Federal Government Again Proves IDs are Empty Security Promises
IDs prone to security vulnerabilities
FOR IMMEDIATE RELEASE
WASHINGTON – Today, the Government Management, Organization, and Procurement Subcommittee of the House Oversight and Government Reform Committee is scheduled to hold a hearing on federal security that should shine a spotlight on bad security systems. It will address ID cards and other ineffective government programs.
“The need for today’s hearing further suggests what the ACLU has been saying all along: identification cards sound like good security systems, but in fact, they are prone to security vulnerabilities and invade the privacy of Americans,” said Tim Sparapani, ACLU Senior Legislative Counsel. “Whether it is an employer verification system or Real ID, the federal government continues to bumble rather than bolster its mechanisms to maintain our security. The proposed HSPD-12 ID system, a post-9/11 standardized federal ID, is more of the same. Americans should not be required to give up their privacy in order to enter federal buildings, especially when the security benefits are negligible or non-existent.”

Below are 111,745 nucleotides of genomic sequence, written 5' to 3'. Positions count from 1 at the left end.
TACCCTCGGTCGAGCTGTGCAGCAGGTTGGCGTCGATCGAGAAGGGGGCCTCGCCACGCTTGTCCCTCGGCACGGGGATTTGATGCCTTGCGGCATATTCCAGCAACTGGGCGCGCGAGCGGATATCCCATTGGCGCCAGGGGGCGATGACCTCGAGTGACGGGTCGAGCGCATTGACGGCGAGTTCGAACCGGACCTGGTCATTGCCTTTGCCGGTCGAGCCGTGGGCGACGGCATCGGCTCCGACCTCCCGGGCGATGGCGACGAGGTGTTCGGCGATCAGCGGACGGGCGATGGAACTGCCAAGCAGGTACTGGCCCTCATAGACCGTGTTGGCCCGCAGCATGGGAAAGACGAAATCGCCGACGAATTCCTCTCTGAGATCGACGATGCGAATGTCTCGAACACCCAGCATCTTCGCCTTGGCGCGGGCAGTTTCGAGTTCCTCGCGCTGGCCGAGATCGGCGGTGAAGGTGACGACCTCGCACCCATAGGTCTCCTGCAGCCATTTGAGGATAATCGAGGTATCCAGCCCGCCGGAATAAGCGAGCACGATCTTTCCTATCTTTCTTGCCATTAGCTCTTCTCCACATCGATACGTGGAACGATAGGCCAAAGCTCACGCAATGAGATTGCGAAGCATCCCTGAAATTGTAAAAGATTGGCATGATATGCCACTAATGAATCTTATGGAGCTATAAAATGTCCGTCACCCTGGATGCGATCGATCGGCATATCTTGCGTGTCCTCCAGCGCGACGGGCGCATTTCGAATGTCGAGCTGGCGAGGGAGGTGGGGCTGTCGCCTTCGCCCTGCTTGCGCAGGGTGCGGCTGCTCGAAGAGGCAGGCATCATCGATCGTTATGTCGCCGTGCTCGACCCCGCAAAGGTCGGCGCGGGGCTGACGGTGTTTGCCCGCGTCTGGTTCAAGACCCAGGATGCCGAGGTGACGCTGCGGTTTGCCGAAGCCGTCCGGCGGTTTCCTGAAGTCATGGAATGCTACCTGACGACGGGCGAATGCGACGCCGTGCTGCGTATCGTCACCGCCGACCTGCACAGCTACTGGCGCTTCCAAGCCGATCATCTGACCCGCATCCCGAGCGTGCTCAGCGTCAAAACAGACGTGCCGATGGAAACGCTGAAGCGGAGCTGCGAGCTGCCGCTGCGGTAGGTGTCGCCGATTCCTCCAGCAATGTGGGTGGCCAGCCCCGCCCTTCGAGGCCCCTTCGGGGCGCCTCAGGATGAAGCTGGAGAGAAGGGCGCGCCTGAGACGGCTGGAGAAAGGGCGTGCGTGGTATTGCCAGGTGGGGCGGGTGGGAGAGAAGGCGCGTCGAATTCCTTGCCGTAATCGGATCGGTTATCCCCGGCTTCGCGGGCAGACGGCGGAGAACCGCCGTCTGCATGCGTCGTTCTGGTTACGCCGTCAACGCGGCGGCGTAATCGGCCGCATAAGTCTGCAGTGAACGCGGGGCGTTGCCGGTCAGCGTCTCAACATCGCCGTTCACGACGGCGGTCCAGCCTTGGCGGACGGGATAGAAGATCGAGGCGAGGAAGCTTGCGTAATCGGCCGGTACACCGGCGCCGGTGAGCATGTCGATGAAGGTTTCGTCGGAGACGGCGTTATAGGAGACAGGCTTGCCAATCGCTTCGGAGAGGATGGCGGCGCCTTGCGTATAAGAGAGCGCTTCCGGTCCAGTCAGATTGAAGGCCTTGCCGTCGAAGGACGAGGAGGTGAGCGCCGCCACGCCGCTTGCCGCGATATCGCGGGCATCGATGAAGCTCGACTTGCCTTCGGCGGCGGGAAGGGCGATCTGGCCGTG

Sparapani added, “No security system is impenetrable, whether it’s being hacked from the outside or infiltrated from within. Putting too much faith in such systems only leaves us more vulnerable. Congress should move cautiously when seeking to adopt additional identification security measures.”
Every month, you'll receive regular roundups of the most important civil rights and civil liberties developments. Remember: a well-informed citizenry is the best defense against tyranny.
The latest in National Security
The American Civil Liberties Union is a nonprofit organization whose mission is to defend and preserve the individual rights and liberties guaranteed to every person in this country by the Constitution and laws of the United States of America.
Learn More About National Security
The ACLU’s National Security Project is dedicated to ensuring that U.S. national security policies and practices are consistent with the Constitution, civil liberties, and human rights.